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Atypical response to bacterial coinfection and persistent neutrophilic bronchoalveolar inflammation distinguish critical COVID-19 from influenza.
Cambier, Seppe; Metzemaekers, Mieke; de Carvalho, Ana Carolina; Nooyens, Amber; Jacobs, Cato; Vanderbeke, Lore; Malengier-Devlies, Bert; Gouwy, Mieke; Heylen, Elisabeth; Meersseman, Philippe; Hermans, Greet; Wauters, Els; Wilmer, Alexander; Schols, Dominique; Matthys, Patrick; Opdenakker, Ghislain; Marques, Rafael Elias; Wauters, Joost; Vandooren, Jennifer; Proost, Paul.
  • Cambier S; Laboratory of Molecular Immunology, Department of Microbiology, Immunology and Transplantation, Rega Institute, KU Leuven, Leuven, Belgium.
  • Metzemaekers M; Laboratory of Molecular Immunology, Department of Microbiology, Immunology and Transplantation, Rega Institute, KU Leuven, Leuven, Belgium.
  • de Carvalho AC; Laboratory of Molecular Immunology, Department of Microbiology, Immunology and Transplantation, Rega Institute, KU Leuven, Leuven, Belgium.
  • Nooyens A; Brazilian Biosciences National Laboratory (LNBio), Brazilian Center for Research in Energy and Materials (CNPEM), Campinas, Brazil.
  • Jacobs C; Department of Genetics, Microbiology and Immunology, Institute of Biology, University of Campinas (UNICAMP), Campinas, Brazil.
  • Vanderbeke L; Laboratory of Molecular Immunology, Department of Microbiology, Immunology and Transplantation, Rega Institute, KU Leuven, Leuven, Belgium.
  • Malengier-Devlies B; Laboratory for Clinical Infectious and Inflammatory Disorders and.
  • Gouwy M; Laboratory of Clinical Bacteriology and Mycology, Department of Microbiology, Immunology and Transplantation, KU Leuven, Leuven, Belgium.
  • Heylen E; Laboratory of Immunobiology and.
  • Meersseman P; Laboratory of Molecular Immunology, Department of Microbiology, Immunology and Transplantation, Rega Institute, KU Leuven, Leuven, Belgium.
  • Hermans G; Laboratory of Virology and Chemotherapy, Department of Microbiology, Immunology and Transplantation, Rega Institute, KU Leuven, Leuven, Belgium.
  • Wauters E; Laboratory for Clinical Infectious and Inflammatory Disorders and.
  • Wilmer A; Laboratory of Intensive Care Medicine, Department of Cellular and Molecular Medicine, and.
  • Schols D; Department of Pneumology, University Hospitals Leuven, Leuven, Belgium.
  • Matthys P; Laboratory for Clinical Infectious and Inflammatory Disorders and.
  • Marques RE; Laboratory of Virology and Chemotherapy, Department of Microbiology, Immunology and Transplantation, Rega Institute, KU Leuven, Leuven, Belgium.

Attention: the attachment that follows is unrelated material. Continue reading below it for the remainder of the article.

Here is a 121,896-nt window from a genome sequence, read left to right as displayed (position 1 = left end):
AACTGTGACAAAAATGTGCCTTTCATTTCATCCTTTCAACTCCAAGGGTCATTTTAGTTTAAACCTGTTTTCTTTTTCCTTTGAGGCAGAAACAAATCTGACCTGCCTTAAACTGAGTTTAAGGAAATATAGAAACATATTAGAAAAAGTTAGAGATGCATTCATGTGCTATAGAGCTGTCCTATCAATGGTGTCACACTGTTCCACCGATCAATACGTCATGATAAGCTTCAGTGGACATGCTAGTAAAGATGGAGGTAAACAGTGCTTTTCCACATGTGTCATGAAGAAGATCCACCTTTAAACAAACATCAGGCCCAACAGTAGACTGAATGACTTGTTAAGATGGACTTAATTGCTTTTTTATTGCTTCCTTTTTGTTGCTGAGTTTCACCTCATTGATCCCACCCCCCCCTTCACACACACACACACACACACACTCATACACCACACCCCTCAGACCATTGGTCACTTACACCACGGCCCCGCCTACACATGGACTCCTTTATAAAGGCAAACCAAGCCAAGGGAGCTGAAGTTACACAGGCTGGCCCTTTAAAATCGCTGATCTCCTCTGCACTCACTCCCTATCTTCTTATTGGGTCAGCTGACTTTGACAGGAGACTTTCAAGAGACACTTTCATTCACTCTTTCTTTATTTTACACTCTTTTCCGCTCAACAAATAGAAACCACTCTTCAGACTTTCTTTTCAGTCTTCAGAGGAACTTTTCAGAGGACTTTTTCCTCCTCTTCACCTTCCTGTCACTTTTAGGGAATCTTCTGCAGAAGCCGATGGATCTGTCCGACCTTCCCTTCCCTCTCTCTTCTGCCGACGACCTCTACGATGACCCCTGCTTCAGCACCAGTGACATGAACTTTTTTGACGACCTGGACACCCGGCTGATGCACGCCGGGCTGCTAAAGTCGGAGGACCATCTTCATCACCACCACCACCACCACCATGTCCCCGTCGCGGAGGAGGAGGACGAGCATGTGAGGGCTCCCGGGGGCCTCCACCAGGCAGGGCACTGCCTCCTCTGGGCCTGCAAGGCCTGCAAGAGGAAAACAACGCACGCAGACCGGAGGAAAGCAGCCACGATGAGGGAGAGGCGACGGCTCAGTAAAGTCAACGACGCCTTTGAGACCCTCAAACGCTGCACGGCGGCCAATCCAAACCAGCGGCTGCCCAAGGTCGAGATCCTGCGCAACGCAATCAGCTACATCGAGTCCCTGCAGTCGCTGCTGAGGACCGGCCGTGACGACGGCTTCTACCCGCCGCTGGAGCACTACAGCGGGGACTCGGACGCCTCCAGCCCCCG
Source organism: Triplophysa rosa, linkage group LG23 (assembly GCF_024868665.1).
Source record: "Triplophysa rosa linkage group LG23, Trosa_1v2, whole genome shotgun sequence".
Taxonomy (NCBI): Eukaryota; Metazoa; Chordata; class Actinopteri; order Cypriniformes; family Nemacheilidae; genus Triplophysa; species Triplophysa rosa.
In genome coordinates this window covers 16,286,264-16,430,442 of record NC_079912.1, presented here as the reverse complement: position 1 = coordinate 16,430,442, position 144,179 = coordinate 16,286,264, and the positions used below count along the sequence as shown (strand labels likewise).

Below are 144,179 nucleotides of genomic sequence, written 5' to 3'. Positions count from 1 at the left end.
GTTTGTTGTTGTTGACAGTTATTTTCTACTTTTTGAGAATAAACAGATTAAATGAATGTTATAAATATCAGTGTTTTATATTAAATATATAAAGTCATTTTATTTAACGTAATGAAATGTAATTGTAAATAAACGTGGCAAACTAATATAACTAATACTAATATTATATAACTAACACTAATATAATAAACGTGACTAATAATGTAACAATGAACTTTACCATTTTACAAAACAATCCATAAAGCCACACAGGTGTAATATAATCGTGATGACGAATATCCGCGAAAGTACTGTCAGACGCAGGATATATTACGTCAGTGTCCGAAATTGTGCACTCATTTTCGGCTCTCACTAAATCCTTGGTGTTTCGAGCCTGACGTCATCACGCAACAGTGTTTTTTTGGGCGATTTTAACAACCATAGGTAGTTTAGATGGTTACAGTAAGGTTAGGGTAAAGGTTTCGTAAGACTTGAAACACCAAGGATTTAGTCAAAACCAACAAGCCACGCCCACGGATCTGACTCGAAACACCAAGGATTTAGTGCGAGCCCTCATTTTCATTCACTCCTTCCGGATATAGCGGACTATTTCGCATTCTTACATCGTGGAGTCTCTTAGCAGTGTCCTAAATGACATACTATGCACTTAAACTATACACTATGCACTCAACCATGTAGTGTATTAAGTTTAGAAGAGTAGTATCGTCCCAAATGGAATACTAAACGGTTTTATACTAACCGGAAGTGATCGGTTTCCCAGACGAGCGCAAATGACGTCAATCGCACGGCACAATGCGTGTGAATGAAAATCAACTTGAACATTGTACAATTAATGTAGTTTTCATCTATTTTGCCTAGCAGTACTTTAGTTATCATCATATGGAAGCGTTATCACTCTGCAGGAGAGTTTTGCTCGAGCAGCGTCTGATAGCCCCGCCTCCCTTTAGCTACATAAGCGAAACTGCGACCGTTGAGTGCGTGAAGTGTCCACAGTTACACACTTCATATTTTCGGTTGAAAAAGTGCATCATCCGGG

• Wauters J; Laboratory of Immunobiology and.
  • Vandooren J; Laboratory of Immunobiology and.
  • Proost P; Brazilian Biosciences National Laboratory (LNBio), Brazilian Center for Research in Energy and Materials (CNPEM), Campinas, Brazil.
JCI Insight ; 7(1)2022 01 11.
Article in English | MEDLINE | ID: covidwho-1523122
ABSTRACT
Neutrophils are recognized as important circulating effector cells in the pathophysiology of severe coronavirus disease 2019 (COVID-19). However, their role within the inflamed lungs is incompletely understood. Here, we collected bronchoalveolar lavage (BAL) fluids and parallel blood samples of critically ill COVID-19 patients requiring invasive mechanical ventilation and compared BAL fluid parameters with those of mechanically ventilated patients with influenza, as a non-COVID-19 viral pneumonia cohort. Compared with those of patients with influenza, BAL fluids of patients with COVID-19 contained increased numbers of hyperactivated degranulating neutrophils and elevated concentrations of the cytokines IL-1ß, IL-1RA, IL-17A, TNF-α, and G-CSF; the chemokines CCL7, CXCL1, CXCL8, CXCL11, and CXCL12α; and the protease inhibitors elafin, secretory leukocyte protease inhibitor, and tissue inhibitor of metalloproteinases 1. In contrast, α-1 antitrypsin levels and net proteolytic activity were comparable in COVID-19 and influenza BAL fluids. During antibiotic treatment for bacterial coinfections, increased BAL fluid levels of several activating and chemotactic factors for monocytes, lymphocytes, and NK cells were detected in patients with COVID-19 whereas concentrations tended to decrease in patients with influenza, highlighting the persistent immunological response to coinfections in COVID-19. Finally, the high proteolytic activity in COVID-19 lungs suggests considering protease inhibitors as a treatment option.
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Full text: Available Collection: International databases Database: MEDLINE Main subject: Bacterial Infections / Bronchoalveolar Lavage Fluid / Influenza, Human / Coinfection / COVID-19 Type of study: Diagnostic study Topics: Long Covid Limits: Adult / Aged / Female / Humans / Male / Middle aged Language: English Year: 2022 Document Type: Article Affiliation country: Jci.insight.155055

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Full text: Available Collection: International databases Database: MEDLINE Main subject: Bacterial Infections / Bronchoalveolar Lavage Fluid / Influenza, Human / Coinfection / COVID-19 Type of study: Diagnostic study Topics: Long Covid Limits: Adult / Aged / Female / Humans / Male / Middle aged Language: English Year: 2022 Document Type: Article Affiliation country: Jci.insight.155055